Respect trees

in #governance6 months ago

Respect tree is a primitive that can be used by a fractal with non-transferrable Respect to:

  • Organize thoughts of a group of people;
  • Help track and determine priority of:
    • Topics to discuss;
    • Goals / tasks to pursue;
    • Questions to research / answer;
    • Issues to solve;
    • Projects to develop;
  • Validate and select solutions;

All of this using a single smart contract that implements a simple tree data structure, where nodes are weighted by Respect votes.

Each node has the following attributes:

  • Name
  • Tag (question, answer, issue, solution) (optional)
  • Short description (optional)
  • IPFS link (optional)
  • Total weight;
  • Author account;
  • Balance table (weight per account, should sum to total weight);

The root node has a total weight equal to the current supply of Respect of a fractal (Respect is assumed to be non-transferrable). The balance table of the root node is the balance table of Respect.

Anyone can create a child node for any node.

Any account with non-zero Respect can vote on the child node. They can choose the amount of Respect to vote with. They can vote for multiple child nodes. The total Respect distributed by an account to the child nodes must not be more than the balance of that account in the parent node.

The account balance in the child node is equal to the Respect votes for that node by that account.



Bounty system

Contributors can deploy smart contracts which collect tokens that can be released on condition: "if node X in respect tree received certain threshold of Respect then, allow the owner of the contract take the funds out. Else if a deadline passes without X receiving the threshold, then allow the sender of funds to claim them back". When node X is a project that is a solution to an issue/task in a respect tree then fractal acts as a validator of solutions in a bounty system.

The difference from a typical bounty system is that the validator and creator of issues is not necessarily the same as the funding source and that validation of a solution to a bounty is controlled by respected members of a democratic process.


1. Why tree and not a graph?

A graph is a more general structure, where nodes can contain multiple parents, instead of just one like in a tree here. Total weight of a node could be sum of votes coming from its parents.

Overall, intuitively it seems to me that tree structure is simpler and might put constraints which can actually be useful for organization. Bellow is some of my reasoning, justifying a choice of a tree.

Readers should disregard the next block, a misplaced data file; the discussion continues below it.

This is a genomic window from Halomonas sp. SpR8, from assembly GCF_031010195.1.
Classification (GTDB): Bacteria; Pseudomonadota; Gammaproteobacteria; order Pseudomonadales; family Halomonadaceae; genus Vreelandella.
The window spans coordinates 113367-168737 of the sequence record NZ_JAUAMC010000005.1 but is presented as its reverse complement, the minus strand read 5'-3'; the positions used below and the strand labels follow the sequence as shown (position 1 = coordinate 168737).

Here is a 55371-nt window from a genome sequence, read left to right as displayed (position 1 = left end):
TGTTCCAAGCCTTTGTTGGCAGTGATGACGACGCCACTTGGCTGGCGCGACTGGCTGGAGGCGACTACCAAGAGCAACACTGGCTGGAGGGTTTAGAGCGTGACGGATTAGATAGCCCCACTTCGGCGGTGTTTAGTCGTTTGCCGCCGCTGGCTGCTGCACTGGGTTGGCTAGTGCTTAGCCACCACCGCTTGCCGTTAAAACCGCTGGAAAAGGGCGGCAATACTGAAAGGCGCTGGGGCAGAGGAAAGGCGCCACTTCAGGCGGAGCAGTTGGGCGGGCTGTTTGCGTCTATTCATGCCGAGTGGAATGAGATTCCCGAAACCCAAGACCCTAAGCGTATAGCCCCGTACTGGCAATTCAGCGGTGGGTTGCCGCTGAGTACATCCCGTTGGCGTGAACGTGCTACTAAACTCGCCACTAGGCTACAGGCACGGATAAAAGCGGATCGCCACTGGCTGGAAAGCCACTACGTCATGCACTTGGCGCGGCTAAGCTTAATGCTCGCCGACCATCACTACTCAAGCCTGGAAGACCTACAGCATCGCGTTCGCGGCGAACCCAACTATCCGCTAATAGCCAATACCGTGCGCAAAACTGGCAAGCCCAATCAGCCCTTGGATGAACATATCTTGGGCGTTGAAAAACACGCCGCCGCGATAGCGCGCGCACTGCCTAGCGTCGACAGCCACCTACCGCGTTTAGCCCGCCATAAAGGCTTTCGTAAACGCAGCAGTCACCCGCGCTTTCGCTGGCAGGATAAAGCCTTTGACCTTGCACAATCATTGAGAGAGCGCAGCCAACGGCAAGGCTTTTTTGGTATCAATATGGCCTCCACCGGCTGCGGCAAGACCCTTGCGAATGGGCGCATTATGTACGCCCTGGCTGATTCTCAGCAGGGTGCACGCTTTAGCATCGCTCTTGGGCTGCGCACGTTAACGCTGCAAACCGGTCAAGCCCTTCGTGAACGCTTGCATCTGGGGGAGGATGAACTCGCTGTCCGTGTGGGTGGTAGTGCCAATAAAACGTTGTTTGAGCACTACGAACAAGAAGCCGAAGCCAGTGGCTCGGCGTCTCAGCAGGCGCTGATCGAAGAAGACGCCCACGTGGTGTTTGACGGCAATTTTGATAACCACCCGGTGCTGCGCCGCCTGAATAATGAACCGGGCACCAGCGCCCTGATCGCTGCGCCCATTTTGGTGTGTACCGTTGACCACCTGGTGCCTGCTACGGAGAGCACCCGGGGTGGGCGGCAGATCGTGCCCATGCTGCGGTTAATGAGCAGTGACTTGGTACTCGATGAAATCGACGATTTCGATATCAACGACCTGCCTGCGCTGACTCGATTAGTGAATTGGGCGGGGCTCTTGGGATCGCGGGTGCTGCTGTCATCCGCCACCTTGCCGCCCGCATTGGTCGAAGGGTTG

Let's take concrete examples.

1.1. Same project / solution idea / solution solving multiple issues

Same project could solve multiple issues. This makes it seem that 'project' node should have multiple parents. However aren't we losing useful information this way? People who come to vote on a project node through one issue might see that project only as means to solve that one issue they care about. They might not care about other issues that the project claims to be solving. But if votes coming from different parents are summed, this information is not preserved - it is not clear which motivation (parent issue) is stronger. And this motivation coming from the parent issue is important - it should influence the priorities within the project.

A better solution might be for nodes to contain links to other nodes. Project node could be placed somewhere higher up the tree and link nodes could be put under some of the issues it addresses, but they would not add weight to the project node (except by people following the link and redistributing their respect manually).

1.2. Same question under multiple projects / issues.

The parent node in this case would define context for the question and answer. The same question statement might require different answers depending on context and parent nodes define context.

So same question node under multiple parents could be misleading… It could lead people to accepting answers to questions even though they only address one context out of multiple they should be addressing.

Original post in Notion: